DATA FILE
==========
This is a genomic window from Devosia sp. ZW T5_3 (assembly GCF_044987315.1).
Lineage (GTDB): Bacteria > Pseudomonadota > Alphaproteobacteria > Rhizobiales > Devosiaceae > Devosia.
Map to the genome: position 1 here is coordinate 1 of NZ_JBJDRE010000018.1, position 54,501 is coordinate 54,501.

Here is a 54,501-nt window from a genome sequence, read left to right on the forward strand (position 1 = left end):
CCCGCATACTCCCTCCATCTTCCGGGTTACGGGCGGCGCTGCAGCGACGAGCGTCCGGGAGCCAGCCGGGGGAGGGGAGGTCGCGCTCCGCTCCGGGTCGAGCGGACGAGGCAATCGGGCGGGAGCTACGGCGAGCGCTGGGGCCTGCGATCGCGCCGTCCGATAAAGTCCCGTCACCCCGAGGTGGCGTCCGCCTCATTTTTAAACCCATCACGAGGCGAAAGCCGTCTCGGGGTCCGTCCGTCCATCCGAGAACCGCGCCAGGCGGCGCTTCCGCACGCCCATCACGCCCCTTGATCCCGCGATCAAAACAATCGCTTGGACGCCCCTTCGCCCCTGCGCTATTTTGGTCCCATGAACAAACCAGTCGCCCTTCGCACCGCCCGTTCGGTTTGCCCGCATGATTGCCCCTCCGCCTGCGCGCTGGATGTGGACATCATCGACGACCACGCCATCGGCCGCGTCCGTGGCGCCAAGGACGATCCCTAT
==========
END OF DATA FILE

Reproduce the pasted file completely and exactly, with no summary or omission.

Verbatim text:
This is a genomic window from Devosia sp. ZW T5_3 (assembly GCF_044987315.1).
Lineage (GTDB): Bacteria > Pseudomonadota > Alphaproteobacteria > Rhizobiales > Devosiaceae > Devosia.
Map to the genome: position 1 here is coordinate 1 of NZ_JBJDRE010000018.1, position 54,501 is coordinate 54,501.

Here is a 54,501-nt window from a genome sequence, read left to right on the forward strand (position 1 = left end):
CCCGCATACTCCCTCCATCTTCCGGGTTACGGGCGGCGCTGCAGCGACGAGCGTCCGGGAGCCAGCCGGGGGAGGGGAGGTCGCGCTCCGCTCCGGGTCGAGCGGACGAGGCAATCGGGCGGGAGCTACGGCGAGCGCTGGGGCCTGCGATCGCGCCGTCCGATAAAGTCCCGTCACCCCGAGGTGGCGTCCGCCTCATTTTTAAACCCATCACGAGGCGAAAGCCGTCTCGGGGTCCGTCCGTCCATCCGAGAACCGCGCCAGGCGGCGCTTCCGCACGCCCATCACGCCCCTTGATCCCGCGATCAAAACAATCGCTTGGACGCCCCTTCGCCCCTGCGCTATTTTGGTCCCATGAACAAACCAGTCGCCCTTCGCACCGCCCGTTCGGTTTGCCCGCATGATTGCCCCTCCGCCTGCGCGCTGGATGTGGACATCATCGACGACCACGCCATCGGCCGCGTCCGTGGCGCCAAGGACGATCCCTAT